Equity Leadership Initiative Inaugural Class of 2021/2022
Adetola Abiade, Adewole Akinbi, Ana Barraza, Yvonne Heredia, Teddi Jallow, Manuela Raposo, Juan Rodriguez, Kajette Solomon and Kilah Walters-Clinton selected for inaugural Equity Leadership Initiative class
They are among just 31 statewide selected for initiative to build a pipeline of Asian, Black, Hispanic or Latino, Indigenous and multi-racial future leaders in established positions of influence throughout the state
Adetola Abiade, Adewole Akinbi, Ana Barraza, Yvonne Heredia, Teddi Jallow, Manuela Raposo, Juan Rodriguez, Kajette Solomon and Kilah Walters-Clinton, all of Providence, have been selected to participate in the inaugural class of the Rhode Island Foundation’s Equity Leadership Initiative (ELI). Through the program, the Foundation will build a pipeline of Asian, Black, Hispanic or Latino, Indigenous or multi-racial future leaders for positions of influence throughout the state.
“I am excited to get to work to cultivate the next generation of industry leaders – bank presidents, hospital CEOs, leaders in academia and kindergarten through 12 education, corporate executives, policy-makers, judges and more – who are people of color,” said Angie Ankoma, ELI executive director and a vice president at the Foundation.
Abiade is an Executive Director of Organizational Effectiveness with JPMorgan Chase in Providence. She has 20 years of experience leading global organizational, product, innovation and talent transformation at scale for Fortune 500, mid-size, non-profit and startup companies. She earned a BS in Marketing, Sociology and English at Providence College.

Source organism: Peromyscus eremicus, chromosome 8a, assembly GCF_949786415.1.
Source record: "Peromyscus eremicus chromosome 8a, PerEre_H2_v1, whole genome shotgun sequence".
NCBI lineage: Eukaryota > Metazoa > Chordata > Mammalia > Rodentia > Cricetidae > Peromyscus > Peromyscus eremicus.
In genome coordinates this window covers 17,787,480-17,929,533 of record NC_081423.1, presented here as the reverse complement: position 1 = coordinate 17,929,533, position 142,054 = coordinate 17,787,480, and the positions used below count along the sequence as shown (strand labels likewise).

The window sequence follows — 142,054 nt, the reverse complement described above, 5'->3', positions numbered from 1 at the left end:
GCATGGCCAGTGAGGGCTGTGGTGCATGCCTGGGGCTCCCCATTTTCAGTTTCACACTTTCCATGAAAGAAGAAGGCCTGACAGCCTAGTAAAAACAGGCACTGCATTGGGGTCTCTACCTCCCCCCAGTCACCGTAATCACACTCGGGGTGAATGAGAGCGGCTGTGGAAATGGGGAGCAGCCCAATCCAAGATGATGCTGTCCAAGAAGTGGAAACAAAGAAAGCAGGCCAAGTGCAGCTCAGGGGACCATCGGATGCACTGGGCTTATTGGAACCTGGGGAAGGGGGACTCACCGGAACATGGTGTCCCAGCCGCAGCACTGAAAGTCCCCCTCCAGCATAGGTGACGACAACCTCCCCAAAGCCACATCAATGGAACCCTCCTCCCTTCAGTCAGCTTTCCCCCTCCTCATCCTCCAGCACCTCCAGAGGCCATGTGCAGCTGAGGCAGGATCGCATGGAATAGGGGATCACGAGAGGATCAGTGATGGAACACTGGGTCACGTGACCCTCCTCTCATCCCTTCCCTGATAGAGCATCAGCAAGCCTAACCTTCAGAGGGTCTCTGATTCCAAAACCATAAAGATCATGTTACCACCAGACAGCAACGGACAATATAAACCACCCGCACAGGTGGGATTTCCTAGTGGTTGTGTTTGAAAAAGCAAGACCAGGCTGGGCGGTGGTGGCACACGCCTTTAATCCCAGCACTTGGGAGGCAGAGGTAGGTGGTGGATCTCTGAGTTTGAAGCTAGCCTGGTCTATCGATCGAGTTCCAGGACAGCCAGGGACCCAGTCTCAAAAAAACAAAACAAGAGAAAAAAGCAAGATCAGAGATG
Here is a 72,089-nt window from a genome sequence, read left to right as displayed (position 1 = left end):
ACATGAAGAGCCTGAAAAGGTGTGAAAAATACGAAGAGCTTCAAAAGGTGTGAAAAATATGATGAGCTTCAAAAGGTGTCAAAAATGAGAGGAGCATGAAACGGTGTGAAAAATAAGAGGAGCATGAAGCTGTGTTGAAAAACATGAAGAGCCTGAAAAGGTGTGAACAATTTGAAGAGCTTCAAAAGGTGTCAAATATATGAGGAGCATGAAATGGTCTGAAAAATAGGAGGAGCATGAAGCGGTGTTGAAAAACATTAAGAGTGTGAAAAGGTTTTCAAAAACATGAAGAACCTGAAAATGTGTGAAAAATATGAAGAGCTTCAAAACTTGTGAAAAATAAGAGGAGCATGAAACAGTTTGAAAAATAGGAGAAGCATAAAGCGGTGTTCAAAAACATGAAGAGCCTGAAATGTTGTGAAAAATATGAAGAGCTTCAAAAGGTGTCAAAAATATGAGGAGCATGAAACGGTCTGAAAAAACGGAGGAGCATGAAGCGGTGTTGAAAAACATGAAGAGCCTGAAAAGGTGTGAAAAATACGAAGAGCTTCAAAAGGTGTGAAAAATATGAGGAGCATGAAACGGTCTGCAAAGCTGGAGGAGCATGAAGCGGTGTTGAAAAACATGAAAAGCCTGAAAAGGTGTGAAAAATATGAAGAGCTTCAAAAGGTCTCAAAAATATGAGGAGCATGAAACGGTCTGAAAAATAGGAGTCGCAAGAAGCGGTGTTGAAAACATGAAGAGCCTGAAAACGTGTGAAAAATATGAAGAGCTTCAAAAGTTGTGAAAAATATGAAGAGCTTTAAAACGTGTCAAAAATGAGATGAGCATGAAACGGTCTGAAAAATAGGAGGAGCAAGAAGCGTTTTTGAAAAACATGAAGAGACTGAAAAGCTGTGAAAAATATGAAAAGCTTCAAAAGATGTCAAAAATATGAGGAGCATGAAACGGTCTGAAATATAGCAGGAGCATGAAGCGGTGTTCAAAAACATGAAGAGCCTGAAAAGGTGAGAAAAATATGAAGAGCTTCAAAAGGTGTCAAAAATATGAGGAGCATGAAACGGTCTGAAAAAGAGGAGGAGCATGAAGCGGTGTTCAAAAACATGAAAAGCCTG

“I am looking forward to networking, building new connections and learning and sharing with colleagues through the program."- Adetola Abiade
Akinbi is a facilitator with half full llc, where he works on youth development, workforce training, soft skills development and community building. Previously, he worked at Groundwork Providence, the Nonviolence Institute, the Met High School and Plan International USA.
“I am beyond grateful to be a member of the inaugural cohort for the Equity Leadership Initiative. This is a once-in-a-lifetime opportunity to learn and grow with like-minded individuals from across the state. I’m looking forward to engaging in proactive conversations on how to move our state into the future with new and creative ideas on how to solve old challenges. This will be a year of learning, growth and personal development for all members selected to the ELI.”- Adewole Akinbi
Akinbi earned a BA in communications at Rhode Island College, where he was president of Harambee, the school’s multicultural student organization. He is OSHA 10 certified.
“I am committed to empowering and training the youth of our state to create a solid core of new age Leaders from the next generation,” he said.
Barraza is the Interim Director of Diversity and Outreach at Roger Williams University Law School. Previously, she worked at Brown University, Texas Woman's University, the University of Connecticut, the University of Rhode Island, Johnson & Wales University, Stonehill College and Semester at Sea.
"I am always excited when I have the opportunity to engage with people that are making an impact. I am looking forward to the engagement with this cohort and the knowledge that each one of us brings and will share in the inaugural Equity Leadership Initiative."- Ana Barraza
Barraza is a shelter advocate with the Crossroads Domestic Violence Program, teaches at College Unbound, serves on the boards of the Paul Cuffee School and the Nuestro Mundo Public Charter School, and is a member of Alpha Kappa Alpha Sorority, Theta Psi Omega chapter.